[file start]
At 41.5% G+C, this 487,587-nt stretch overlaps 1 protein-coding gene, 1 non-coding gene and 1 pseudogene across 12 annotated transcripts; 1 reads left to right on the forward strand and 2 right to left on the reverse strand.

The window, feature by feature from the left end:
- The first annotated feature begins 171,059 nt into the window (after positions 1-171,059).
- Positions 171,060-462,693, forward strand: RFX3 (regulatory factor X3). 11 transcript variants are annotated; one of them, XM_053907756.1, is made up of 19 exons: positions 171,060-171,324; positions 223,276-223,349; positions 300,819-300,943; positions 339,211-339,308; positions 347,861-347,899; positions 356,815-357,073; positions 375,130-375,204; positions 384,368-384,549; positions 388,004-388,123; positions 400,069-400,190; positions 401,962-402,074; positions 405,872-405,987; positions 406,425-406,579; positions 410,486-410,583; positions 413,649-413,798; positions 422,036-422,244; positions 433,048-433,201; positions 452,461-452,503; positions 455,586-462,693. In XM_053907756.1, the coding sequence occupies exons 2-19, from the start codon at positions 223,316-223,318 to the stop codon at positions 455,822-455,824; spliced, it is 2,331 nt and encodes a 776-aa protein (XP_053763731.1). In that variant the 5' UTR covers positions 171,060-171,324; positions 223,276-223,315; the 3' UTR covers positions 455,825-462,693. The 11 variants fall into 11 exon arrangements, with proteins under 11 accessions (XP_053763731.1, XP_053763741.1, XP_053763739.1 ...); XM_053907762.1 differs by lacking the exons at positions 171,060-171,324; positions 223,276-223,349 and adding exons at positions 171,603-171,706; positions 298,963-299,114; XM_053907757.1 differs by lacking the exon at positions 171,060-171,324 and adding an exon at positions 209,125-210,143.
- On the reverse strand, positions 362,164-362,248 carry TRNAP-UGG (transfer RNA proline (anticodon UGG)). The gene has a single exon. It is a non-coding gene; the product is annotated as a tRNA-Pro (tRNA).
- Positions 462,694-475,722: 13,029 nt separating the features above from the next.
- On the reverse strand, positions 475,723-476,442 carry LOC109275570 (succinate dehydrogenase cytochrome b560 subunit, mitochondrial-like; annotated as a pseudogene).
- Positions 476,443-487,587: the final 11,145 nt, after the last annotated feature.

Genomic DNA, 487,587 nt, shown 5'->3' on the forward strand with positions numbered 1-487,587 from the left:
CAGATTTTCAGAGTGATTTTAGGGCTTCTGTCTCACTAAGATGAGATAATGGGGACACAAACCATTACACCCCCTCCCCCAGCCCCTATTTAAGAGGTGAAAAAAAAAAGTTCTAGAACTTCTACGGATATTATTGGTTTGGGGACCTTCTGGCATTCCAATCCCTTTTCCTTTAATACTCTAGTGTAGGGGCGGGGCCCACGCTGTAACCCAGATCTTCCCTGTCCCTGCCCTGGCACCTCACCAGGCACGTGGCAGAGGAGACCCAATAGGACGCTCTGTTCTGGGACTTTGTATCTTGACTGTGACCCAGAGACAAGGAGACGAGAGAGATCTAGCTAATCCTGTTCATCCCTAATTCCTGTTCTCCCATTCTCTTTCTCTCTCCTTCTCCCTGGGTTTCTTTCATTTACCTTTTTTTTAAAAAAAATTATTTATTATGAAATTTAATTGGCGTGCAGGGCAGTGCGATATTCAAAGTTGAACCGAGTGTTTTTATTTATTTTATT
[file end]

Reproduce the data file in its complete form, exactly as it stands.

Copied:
At 41.5% G+C, this 487,587-nt stretch overlaps 1 protein-coding gene, 1 non-coding gene and 1 pseudogene across 12 annotated transcripts; 1 reads left to right on the forward strand and 2 right to left on the reverse strand.

The window, feature by feature from the left end:
- The first annotated feature begins 171,059 nt into the window (after positions 1-171,059).
- Positions 171,060-462,693, forward strand: RFX3 (regulatory factor X3). 11 transcript variants are annotated; one of them, XM_053907756.1, is made up of 19 exons: positions 171,060-171,324; positions 223,276-223,349; positions 300,819-300,943; positions 339,211-339,308; positions 347,861-347,899; positions 356,815-357,073; positions 375,130-375,204; positions 384,368-384,549; positions 388,004-388,123; positions 400,069-400,190; positions 401,962-402,074; positions 405,872-405,987; positions 406,425-406,579; positions 410,486-410,583; positions 413,649-413,798; positions 422,036-422,244; positions 433,048-433,201; positions 452,461-452,503; positions 455,586-462,693. In XM_053907756.1, the coding sequence occupies exons 2-19, from the start codon at positions 223,316-223,318 to the stop codon at positions 455,822-455,824; spliced, it is 2,331 nt and encodes a 776-aa protein (XP_053763731.1). In that variant the 5' UTR covers positions 171,060-171,324; positions 223,276-223,315; the 3' UTR covers positions 455,825-462,693. The 11 variants fall into 11 exon arrangements, with proteins under 11 accessions (XP_053763731.1, XP_053763741.1, XP_053763739.1 ...); XM_053907762.1 differs by lacking the exons at positions 171,060-171,324; positions 223,276-223,349 and adding exons at positions 171,603-171,706; positions 298,963-299,114; XM_053907757.1 differs by lacking the exon at positions 171,060-171,324 and adding an exon at positions 209,125-210,143.
- On the reverse strand, positions 362,164-362,248 carry TRNAP-UGG (transfer RNA proline (anticodon UGG)). The gene has a single exon. It is a non-coding gene; the product is annotated as a tRNA-Pro (tRNA).
- Positions 462,694-475,722: 13,029 nt separating the features above from the next.
- On the reverse strand, positions 475,723-476,442 carry LOC109275570 (succinate dehydrogenase cytochrome b560 subunit, mitochondrial-like; annotated as a pseudogene).
- Positions 476,443-487,587: the final 11,145 nt, after the last annotated feature.

Genomic DNA, 487,587 nt, shown 5'->3' on the forward strand with positions numbered 1-487,587 from the left:
CAGATTTTCAGAGTGATTTTAGGGCTTCTGTCTCACTAAGATGAGATAATGGGGACACAAACCATTACACCCCCTCCCCCAGCCCCTATTTAAGAGGTGAAAAAAAAAAGTTCTAGAACTTCTACGGATATTATTGGTTTGGGGACCTTCTGGCATTCCAATCCCTTTTCCTTTAATACTCTAGTGTAGGGGCGGGGCCCACGCTGTAACCCAGATCTTCCCTGTCCCTGCCCTGGCACCTCACCAGGCACGTGGCAGAGGAGACCCAATAGGACGCTCTGTTCTGGGACTTTGTATCTTGACTGTGACCCAGAGACAAGGAGACGAGAGAGATCTAGCTAATCCTGTTCATCCCTAATTCCTGTTCTCCCATTCTCTTTCTCTCTCCTTCTCCCTGGGTTTCTTTCATTTACCTTTTTTTTAAAAAAAATTATTTATTATGAAATTTAATTGGCGTGCAGGGCAGTGCGATATTCAAAGTTGAACCGAGTGTTTTTATTTATTTTATT